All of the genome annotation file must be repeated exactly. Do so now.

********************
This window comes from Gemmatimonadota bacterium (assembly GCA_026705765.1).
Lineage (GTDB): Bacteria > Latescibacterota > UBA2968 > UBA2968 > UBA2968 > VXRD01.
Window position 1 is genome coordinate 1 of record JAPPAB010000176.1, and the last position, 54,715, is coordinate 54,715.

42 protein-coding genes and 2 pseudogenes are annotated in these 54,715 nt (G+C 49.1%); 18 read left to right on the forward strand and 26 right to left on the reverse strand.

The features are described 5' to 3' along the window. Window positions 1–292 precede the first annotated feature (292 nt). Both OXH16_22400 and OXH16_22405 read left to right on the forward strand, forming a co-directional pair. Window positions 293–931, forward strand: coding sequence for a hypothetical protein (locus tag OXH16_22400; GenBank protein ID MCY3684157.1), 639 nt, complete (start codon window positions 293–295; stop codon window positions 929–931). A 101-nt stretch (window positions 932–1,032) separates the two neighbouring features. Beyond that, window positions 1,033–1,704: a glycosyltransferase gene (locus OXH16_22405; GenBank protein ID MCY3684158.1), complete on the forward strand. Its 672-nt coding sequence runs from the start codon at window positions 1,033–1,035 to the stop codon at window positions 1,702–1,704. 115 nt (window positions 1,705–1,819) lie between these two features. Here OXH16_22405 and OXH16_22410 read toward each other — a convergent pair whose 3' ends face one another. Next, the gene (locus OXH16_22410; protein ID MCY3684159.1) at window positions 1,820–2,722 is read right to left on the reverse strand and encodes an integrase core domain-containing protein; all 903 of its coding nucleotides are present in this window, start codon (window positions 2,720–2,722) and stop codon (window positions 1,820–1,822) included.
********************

This window comes from Gemmatimonadota bacterium (assembly GCA_026705765.1).
Lineage (GTDB): Bacteria > Latescibacterota > UBA2968 > UBA2968 > UBA2968 > VXRD01.
Window position 1 is genome coordinate 1 of record JAPPAB010000176.1, and the last position, 54,715, is coordinate 54,715.

42 protein-coding genes and 2 pseudogenes are annotated in these 54,715 nt (G+C 49.1%); 18 read left to right on the forward strand and 26 right to left on the reverse strand.

The features are described 5' to 3' along the window. Window positions 1–292 precede the first annotated feature (292 nt). Both OXH16_22400 and OXH16_22405 read left to right on the forward strand, forming a co-directional pair. Window positions 293–931, forward strand: coding sequence for a hypothetical protein (locus tag OXH16_22400; GenBank protein ID MCY3684157.1), 639 nt, complete (start codon window positions 293–295; stop codon window positions 929–931). A 101-nt stretch (window positions 932–1,032) separates the two neighbouring features. Beyond that, window positions 1,033–1,704: a glycosyltransferase gene (locus OXH16_22405; GenBank protein ID MCY3684158.1), complete on the forward strand. Its 672-nt coding sequence runs from the start codon at window positions 1,033–1,035 to the stop codon at window positions 1,702–1,704. 115 nt (window positions 1,705–1,819) lie between these two features. Here OXH16_22405 and OXH16_22410 read toward each other — a convergent pair whose 3' ends face one another. Next, the gene (locus OXH16_22410; protein ID MCY3684159.1) at window positions 1,820–2,722 is read right to left on the reverse strand and encodes an integrase core domain-containing protein; all 903 of its coding nucleotides are present in this window, start codon (window positions 2,720–2,722) and stop codon (window positions 1,820–1,822) included.